RC: It is exciting. Yeah, I’m excited. And no, I don’t have any military experience. At the Naval Academy 50% are military professors, and 50% are civilian professors, so many professors, and the vast majority of the civilian professors, have no military experience. I was specifically interested in the Naval Academy from the beginning because of the balance of teaching and research. There’s obviously a huge push within public universities toward more research and more funding toward research, which can be a great thing; however, the Naval Academy pushes teaching, which is valuable. They care about high quality teaching, not necessarily that other universities don’t, but the Naval Academy does especially. So, I wanted to be at a place for teaching because I love to teach, and I knew that was the case there. It’s actually a math department, so the type of research that I work in can be in engineering schools, and it can also be in business schools because it’s kind of at this intersection. It’s called operations research.
That was my next question.
RC: It’s called operations research, but that’s just a very general term because it’s essentially this idea of using math to model problems and actually solve them. Operations research is kind of at the intersection of engineering, mathematics and computer science. So, my research itself won’t look any different there as it would if I stayed here and went to an engineering school. I would teach slightly different courses, but not drastically different.
Switching gears, what are some of the ways that you’ve tried to support and integrate with the grad students here?
RC: That’s a great question. I think, especially given that our field is so international, oftentimes a graduate student steps on campus in Clemson, and they’ve been in the United States for the first time ever, for two weeks. So, Dr. Cole will send me an email and say, “Hey, so and so’s coming from Turkey; they’ve never been to the US. Any way you can help them out?” For me it’s trying to connect a lot of the international students, making their transition from where they are to here be as easy as possible, given that I know how things like rent and insurance and healthcare and other things work. I’m trying not to be the point man, but more of someone who people feel open to come and ask questions about grants, or scholarships and things like that. Connecting even means doing things like going to lunch on Fridays together as graduate students. Lunch is $5.00 in the cafeteria, so it’s hard to beat that price.
Yes, it is hard to beat $5. So that’s how you support and integrate with the grad students, but what about the community? Are you doing different things in the community?
RC: So my wife and I are very involved in our church Crosspoint Church, and our church does outreach events. There are some programs in our church that do English as a Second Language for international students, and then my wife is on a board for a nonprofit that raises awareness for domestic minor sex trafficking, and I’ve been able to try to help. I’ve been able to help her more by supporting her in that group and trying to understand and learn about what’s going on myself. I’ve helped her with a couple of small conferences they’ve had in Greenville and stuff like that as well.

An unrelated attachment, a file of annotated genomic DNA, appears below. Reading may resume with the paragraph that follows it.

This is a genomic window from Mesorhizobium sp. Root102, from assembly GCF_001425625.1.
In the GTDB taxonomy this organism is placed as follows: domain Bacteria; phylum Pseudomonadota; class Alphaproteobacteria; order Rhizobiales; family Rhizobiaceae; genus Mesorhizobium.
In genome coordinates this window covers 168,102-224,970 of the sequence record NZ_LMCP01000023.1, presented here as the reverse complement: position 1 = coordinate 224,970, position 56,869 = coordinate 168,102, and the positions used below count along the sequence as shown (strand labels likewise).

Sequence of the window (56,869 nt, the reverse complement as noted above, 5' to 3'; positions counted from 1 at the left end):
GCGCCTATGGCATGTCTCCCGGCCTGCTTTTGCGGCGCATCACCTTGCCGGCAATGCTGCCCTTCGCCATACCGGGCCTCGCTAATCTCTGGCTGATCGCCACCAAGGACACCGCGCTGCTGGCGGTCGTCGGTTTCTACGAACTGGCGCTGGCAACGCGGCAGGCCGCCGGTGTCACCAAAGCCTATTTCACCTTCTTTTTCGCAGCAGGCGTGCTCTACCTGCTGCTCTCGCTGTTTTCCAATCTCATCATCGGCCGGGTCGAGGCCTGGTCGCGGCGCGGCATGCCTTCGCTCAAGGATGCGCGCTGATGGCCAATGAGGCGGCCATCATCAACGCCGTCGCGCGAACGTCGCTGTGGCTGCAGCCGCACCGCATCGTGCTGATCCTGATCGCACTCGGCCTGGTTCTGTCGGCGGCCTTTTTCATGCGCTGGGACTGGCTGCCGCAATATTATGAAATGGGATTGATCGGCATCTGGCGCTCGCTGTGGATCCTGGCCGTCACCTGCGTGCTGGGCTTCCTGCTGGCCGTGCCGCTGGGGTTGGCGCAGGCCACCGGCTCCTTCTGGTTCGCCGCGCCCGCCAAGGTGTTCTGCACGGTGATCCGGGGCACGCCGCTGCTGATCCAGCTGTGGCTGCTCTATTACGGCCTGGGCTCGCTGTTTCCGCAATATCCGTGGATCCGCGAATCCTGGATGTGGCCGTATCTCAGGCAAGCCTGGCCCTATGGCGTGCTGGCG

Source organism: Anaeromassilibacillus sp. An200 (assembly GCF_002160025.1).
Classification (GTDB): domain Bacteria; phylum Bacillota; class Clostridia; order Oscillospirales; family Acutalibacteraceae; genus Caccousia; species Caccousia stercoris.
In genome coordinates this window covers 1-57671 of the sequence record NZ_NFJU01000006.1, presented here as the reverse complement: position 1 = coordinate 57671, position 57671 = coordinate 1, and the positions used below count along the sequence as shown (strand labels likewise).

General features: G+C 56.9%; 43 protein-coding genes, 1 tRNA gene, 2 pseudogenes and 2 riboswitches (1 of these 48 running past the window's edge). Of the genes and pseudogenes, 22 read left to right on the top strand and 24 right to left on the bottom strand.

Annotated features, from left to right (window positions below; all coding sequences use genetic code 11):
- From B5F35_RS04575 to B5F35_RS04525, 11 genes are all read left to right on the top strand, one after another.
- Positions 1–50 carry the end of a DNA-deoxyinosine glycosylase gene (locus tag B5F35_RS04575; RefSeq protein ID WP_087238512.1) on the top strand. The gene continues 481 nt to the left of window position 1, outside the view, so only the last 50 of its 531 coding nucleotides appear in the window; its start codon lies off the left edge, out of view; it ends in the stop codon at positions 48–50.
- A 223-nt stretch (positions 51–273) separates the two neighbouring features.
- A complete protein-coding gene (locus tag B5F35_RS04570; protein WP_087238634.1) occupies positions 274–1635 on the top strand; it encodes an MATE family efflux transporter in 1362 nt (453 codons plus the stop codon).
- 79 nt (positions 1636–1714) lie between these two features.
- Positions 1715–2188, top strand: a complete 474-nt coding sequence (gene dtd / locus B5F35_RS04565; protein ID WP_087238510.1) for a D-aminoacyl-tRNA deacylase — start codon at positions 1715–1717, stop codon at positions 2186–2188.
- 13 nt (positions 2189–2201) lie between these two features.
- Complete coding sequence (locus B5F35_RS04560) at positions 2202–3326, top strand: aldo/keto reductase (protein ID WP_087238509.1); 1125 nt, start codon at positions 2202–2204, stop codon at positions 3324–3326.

Now that is truly wonderful work that is being done in the community. Thank you for sharing that. Ok, so here’s my last question. We’ve talked about your hometown, running, the Naval Academy, and your research. What would you say to someone who’s thinking about coming to Clemson for the program that you’re in? What would you say to them about your experience?
RC: First, the faculty are very open and welcoming, and they will help you to do whatever you need them to do. If you have any kind of questions, just ask because no question is a dumb question. As graduate students and PhD students, you get to know these people as more than just professors. I run with them. My wife and I have baby sat Cole’s kids a few times as well. So getting to know them outside of the department makes the working relationship even better. From the faculty perspective, they’re great; they’re brilliant people, so getting to work with them is an honor in a sense, and it is good for me professionally to grow my own technical skills. The university and the community itself are great places. People are open to having discussions about anything, and I can sit down with someone who is not like me and have a conversation. I can learn from them because either they believe something different, or they have a different experience than me. I love that even though Clemson is a large school, the size of the town is beneficial for graduate students. You can get anywhere in Clemson in 10 to 15 minutes. It’s just 45 minutes to Greenville, which is nice, and you can get do a lot of things there. I think, within our program specifically, there is a growing sense of community. It’s a fun, dynamic environment to work in as long as you’re willing to contribute to that.
If you’d like to learn more about the faculty, staff, and students in the Department of Industrial Engineering at Clemson, you may do so by using the contact information below.
Dr. Cole Smith (Chair), Department of Industrial Engineering
100-B Freeman Hall, Clemson University
Clemson, SC 29634-0920
Phone: (864) 656-4716
Fax: (864) 656-0795
Baltimore native, Geveryl Robinson, is an educator, author, and former columnist for the Savannah Morning News. Her columns and musings have been mentioned or featured in The Washington Post, The New York Times, the Dallas Morning News, More magazine, the Knoxville News Sentinel, FOX News, the Shorty Award winning Historically Black Podcast, The Huffington Post, CNN.com and many other online and print publications. She currently teaches English at Clemson University. Email Geveryl at firstname.lastname@example.org.